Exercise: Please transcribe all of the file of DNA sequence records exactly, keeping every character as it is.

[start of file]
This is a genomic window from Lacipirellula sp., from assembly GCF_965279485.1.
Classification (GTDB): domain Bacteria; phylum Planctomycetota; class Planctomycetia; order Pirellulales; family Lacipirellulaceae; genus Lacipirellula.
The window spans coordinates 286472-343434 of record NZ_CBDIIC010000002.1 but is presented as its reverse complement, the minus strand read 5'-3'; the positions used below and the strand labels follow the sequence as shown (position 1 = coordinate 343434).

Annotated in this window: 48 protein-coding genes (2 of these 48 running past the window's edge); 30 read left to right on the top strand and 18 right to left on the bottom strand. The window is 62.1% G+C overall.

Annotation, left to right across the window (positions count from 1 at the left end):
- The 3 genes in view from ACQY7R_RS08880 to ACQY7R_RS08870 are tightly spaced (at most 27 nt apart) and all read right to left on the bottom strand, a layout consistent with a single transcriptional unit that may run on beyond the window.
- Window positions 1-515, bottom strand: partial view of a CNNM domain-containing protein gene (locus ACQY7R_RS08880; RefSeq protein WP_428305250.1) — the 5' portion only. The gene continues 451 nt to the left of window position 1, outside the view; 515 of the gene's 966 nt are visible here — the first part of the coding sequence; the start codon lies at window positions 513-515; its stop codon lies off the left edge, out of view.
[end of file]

This is a genomic window from Lacipirellula sp., from assembly GCF_965279485.1.
Classification (GTDB): domain Bacteria; phylum Planctomycetota; class Planctomycetia; order Pirellulales; family Lacipirellulaceae; genus Lacipirellula.
The window spans coordinates 286472-343434 of record NZ_CBDIIC010000002.1 but is presented as its reverse complement, the minus strand read 5'-3'; the positions used below and the strand labels follow the sequence as shown (position 1 = coordinate 343434).

Annotated in this window: 48 protein-coding genes (2 of these 48 running past the window's edge); 30 read left to right on the top strand and 18 right to left on the bottom strand. The window is 62.1% G+C overall.

Annotation, left to right across the window (positions count from 1 at the left end):
- The 3 genes in view from ACQY7R_RS08880 to ACQY7R_RS08870 are tightly spaced (at most 27 nt apart) and all read right to left on the bottom strand, a layout consistent with a single transcriptional unit that may run on beyond the window.
- Window positions 1-515, bottom strand: partial view of a CNNM domain-containing protein gene (locus ACQY7R_RS08880; RefSeq protein WP_428305250.1) — the 5' portion only. The gene continues 451 nt to the left of window position 1, outside the view; 515 of the gene's 966 nt are visible here — the first part of the coding sequence; the start codon lies at window positions 513-515; its stop codon lies off the left edge, out of view.